Mar 30, 2009
WHO confirms H5N1 infection in Egyptian girl
The World Health Organization (WHO) today confirmed H5N1 avian influenza in a 2-year-old Egyptian girl from Qena governorate who is hospitalized in stable condition. She got sick on Mar 23 and was admitted to the hospital the next day and immediately treated with oseltamivir (Tamiflu). A probe into the source of her infection revealed she had close contact with sick and dead poultry before she became ill. The WHO's confirmation raises the number of H5N1 cases in Egypt to 60, of which 23 were fatal. The global H5N1 count rises to 413 cases and 256 deaths.
[Mar 30 WHO statement]
Hawaii seeks input on pandemic vaccine allocation
The Hawaii Department of Health has launched a program to gather the public's input on what groups should be vaccinated first in an influenza pandemic, the Honolulu Advertiser reported yesterday. The department's advisory group on pandemic vaccine allocation will launch a public education campaign in April that will feature three live, 1-hour telecast forums, community meetings, and an "Alternate Reality Game."
Phase 1 trial of DNA flu vaccine yields modest results
A phase 1b clinical trial of a DNA vaccine for seasonal influenza yielded modest results but offered the first evidence that a DNA vaccine can protect humans from disease, according to the authors, who reported the study recently in Vaccine. The vaccine contains DNA that encodes influenza hemagglutinin and is delivered by propelling microscopic gold beads into the skin. Volunteers received either 4 micrograms (mcg) of trivalent vaccine, 2 mcg of trivalent vaccine with an adjuvant, or a placebo; 56 days later they were exposed to a common seasonal flu virus. Compared with the placebo group, the 4-mcg group had reduced symptoms, a significant 53% reduction in upper respiratory tract infections, and nonsignificant reductions in lab-confirmed flu and in any illness. The authors say the findings show that the vaccine needs further development but support the principle that DNA vaccines can protect humans from flu.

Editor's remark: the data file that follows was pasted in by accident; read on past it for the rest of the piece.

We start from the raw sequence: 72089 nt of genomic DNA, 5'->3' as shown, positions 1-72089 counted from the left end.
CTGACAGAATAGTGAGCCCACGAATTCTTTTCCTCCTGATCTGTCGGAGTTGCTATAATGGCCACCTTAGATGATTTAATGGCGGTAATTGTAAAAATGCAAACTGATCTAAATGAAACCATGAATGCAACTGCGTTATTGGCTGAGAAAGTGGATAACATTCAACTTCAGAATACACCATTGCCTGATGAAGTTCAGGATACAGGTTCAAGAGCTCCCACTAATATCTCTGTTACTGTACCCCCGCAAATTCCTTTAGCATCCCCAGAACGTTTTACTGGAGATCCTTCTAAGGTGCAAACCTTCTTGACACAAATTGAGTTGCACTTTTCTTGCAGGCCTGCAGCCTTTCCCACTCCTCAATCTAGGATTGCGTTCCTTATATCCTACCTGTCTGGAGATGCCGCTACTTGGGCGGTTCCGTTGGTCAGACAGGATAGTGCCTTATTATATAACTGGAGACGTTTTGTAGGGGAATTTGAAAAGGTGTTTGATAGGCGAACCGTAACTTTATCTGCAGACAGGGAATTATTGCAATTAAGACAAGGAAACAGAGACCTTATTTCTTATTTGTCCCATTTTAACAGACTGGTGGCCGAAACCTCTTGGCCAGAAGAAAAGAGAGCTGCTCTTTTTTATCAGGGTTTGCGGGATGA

H5N1 virus tested against physical, chemical challenges
To help guide the use of biosecurity measures for poultry farms, Pakistani scientists examined the effects of a wide variety of physical and chemical conditions on H5N1 avian influenza viruses. Among their findings, reported in the Virology Journal: Soap, detergent, and alkali (caustic soda) destroyed the virus within 5 minutes at respective dilutions of 0.1%, 0.2%, and 0.3%. An hour of exposure to ultraviolet light did not kill the virus. It survived no more than 30 minutes at 56ºC but persisted more than 100 days at 4ºC. All commercially available disinfectants killed the virus when used at recommended concentrations.
[Virology Journal abstract]
Two nondrug antiseptics work better when combined
Research presented at the annual meeting of Britain’s Society for General Microbiology indicates that two long-standing nondrug antiseptics, tea tree oil and silver nitrate, kill bacteria more efficiently when combined. The study also indicated that the antimicrobials can be delivered in smaller, less toxic doses if packaged in microscopic spheres called liposomes, made from natural lipids. The antiseptics were tested on pathogens that commonly cause wound infections, including Staphylococcus aureus.
[Mar 29 EurekAlert press release]